#7 – Training Saddle
A training saddle is ideal for starting horses off in their riding career, they’re small, lightweight and have cut-out skirts and a low pommel to give you plenty of leg contact. Training saddles usually come with a suede seat for extra grip, and they have plenty of D rings so you can have all your training aids on hand.
#8 – Show Saddle
Show saddles are the most extravagant type of Western saddle – they’re ornate and eye-catching and designed to help you stand out in the show ring.
Show saddles usually have a comfortable padded suede seat and extensive tooling in the leather and are finished off with silver trims. Show saddles look amazing in the show ring, but they’re not very practical as general riding saddles.
#9 – General Purpose Saddle
General-purpose saddles can be used in most different types of Western riding. They’re medium weight and versatile and are suitable for trail riding, barrel racing, reining and cutting. General-purpose saddles are a fantastic option if you like taking part in many different riding disciplines.
How Do You Find the Best Western Saddle?
Buying a new saddle is a big investment, and when you buy one, bear in mind it’s also an essential piece of safety gear. If you want a safe, comfortable saddle that will last you a long time, you must choose one that’s suitable for your needs.
Before buying a saddle, you should consider things like the function and purpose, the material and the design. To give you a clearer idea about how to find the best Western saddle, below, we’ve listed five essential things you must consider.
#1 – The Function and Purpose
The first thing to consider when you’re looking for the best Western saddle is its function and purpose. What will you be mostly using it for? Do you ride a specific Western style such as barrel racing, or are you more of a trail rider? Always choose a saddle to suit your riding discipline.
Next, are you looking for an everyday functional saddle, or do you want something more spectacular for a show? Show saddles look amazing in the show ring but aren’t suitable for everyday riding – they will get easily beaten up on the trail, for example. If you want an everyday working saddle, choose something less extravagant.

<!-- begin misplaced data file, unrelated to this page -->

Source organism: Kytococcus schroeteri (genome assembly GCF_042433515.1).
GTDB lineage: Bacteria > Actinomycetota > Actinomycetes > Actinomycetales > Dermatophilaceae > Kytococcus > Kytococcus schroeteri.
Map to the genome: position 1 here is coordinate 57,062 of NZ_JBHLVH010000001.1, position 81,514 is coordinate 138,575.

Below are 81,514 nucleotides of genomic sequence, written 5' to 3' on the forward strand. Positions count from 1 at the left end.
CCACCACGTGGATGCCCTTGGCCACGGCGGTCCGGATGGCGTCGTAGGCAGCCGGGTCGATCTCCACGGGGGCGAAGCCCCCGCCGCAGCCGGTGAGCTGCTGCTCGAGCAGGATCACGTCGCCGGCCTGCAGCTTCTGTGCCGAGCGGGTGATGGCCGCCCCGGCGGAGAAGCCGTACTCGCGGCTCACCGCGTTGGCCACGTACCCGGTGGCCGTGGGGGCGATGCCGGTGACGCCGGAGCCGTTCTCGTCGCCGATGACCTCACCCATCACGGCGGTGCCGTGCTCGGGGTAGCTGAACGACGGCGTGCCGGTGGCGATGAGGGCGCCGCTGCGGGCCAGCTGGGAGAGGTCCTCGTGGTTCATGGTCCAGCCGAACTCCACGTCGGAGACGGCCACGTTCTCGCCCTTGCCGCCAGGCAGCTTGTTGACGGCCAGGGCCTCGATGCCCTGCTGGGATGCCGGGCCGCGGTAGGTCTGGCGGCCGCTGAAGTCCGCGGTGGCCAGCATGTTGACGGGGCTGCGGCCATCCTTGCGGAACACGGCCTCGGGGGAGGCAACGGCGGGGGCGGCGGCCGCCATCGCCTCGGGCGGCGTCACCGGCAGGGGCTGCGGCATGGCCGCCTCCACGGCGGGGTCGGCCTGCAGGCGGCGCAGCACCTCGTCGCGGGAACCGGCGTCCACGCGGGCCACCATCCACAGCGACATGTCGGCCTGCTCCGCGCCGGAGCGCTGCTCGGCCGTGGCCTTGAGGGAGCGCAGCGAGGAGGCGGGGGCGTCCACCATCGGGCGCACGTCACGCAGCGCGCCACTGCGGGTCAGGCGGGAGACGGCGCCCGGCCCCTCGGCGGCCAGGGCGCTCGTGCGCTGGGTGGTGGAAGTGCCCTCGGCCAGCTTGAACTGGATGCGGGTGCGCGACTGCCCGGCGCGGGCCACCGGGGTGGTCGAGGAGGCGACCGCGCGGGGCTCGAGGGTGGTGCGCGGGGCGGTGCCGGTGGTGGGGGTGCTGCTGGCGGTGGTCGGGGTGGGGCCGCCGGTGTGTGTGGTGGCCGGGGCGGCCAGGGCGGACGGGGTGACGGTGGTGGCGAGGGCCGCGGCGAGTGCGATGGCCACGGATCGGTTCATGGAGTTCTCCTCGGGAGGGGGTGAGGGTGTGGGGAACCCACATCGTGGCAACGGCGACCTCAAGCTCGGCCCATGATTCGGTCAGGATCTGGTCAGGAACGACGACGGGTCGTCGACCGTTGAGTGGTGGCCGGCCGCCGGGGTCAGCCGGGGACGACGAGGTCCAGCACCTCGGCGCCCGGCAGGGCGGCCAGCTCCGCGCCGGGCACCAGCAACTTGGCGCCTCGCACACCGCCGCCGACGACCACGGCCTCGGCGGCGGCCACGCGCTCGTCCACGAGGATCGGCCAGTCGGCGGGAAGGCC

When you have the right saddle for your needs, you will maximize you and your horse’s safety and performance.
#2 – The Material
Traditionally, Western saddles are made from leather, but these days, you also have the option to buy synthetic Western saddles. Leather saddles are usually more expensive because they’re super durable and attractive to look at. If you take good care of a leather saddle it can last decades, but you must maintain it regularly with special soap and cleaning.
Synthetic saddles are usually less expensive, and they’re more lightweight and comfortable. Many people prefer synthetic saddles because they’re easy to maintain and are usually scratch resistant and waterproof. Synthetic saddles are pretty durable, but they usually won’t last as long as leather ones.
# 3 – The Adjustability
Saddles are a lot more technologically advanced these days, and you can find many adjustable saddles on the market. The benefits of an adjustable saddle are that you can use it on several different horses, or it can adapt to any changes in your horse’s shape and condition. Adjustable saddles are also fantastic for horses who have abnormal back conformation.
If you want an adjustable saddle, look out for a treeless saddle or one with a flexible tree. Treeless saddles are lighter, and they flex and move with your horse’s back when you ride. You can also buy saddles with adjustable bars or ones where you can add and remove the padding.
#4 – The Design
As much as you might want the glistening saddle with all the tooling and trimmings, don’t buy one on looks alone – a saddle must be fit for purpose. If you use an expensive show saddle on the trail, it won’t look fancy for very long. Of course, you need to pick an attractive saddle you like the look of, but the design shouldn’t be the main reason why you buy a saddle.
# 5 – The Brand
One of the best ways to determine the quality of a saddle is by doing a little research about the brand. The best Western saddles will be made in the USA and the most trusted brands include Silla, Circle Y Billy Cook, and Tucker Saddlery.
If you’re looking for a quality mid-range or budget saddle, check out ones from Big Horn, Dakota or Wade, and for synthetic saddles, check out Wintec Saddles.
How Do You Fit A Western Saddle?
Western saddles come in many different sizes, and when you buy a new saddle, it must fit you and your horse. You must buy the right sized saddle because a poorly fitting one can be dangerous to ride in. To get a better idea about how to fit a saddle, take a look at the information below.
Fitting The Horse
To find the best-sized saddle for your horse, you need to establish their tree or gullet size. You can usually guess this by looking at your horse’s withers. If your horse’s withers are raised and very prominent, you need a saddle with a narrow tree.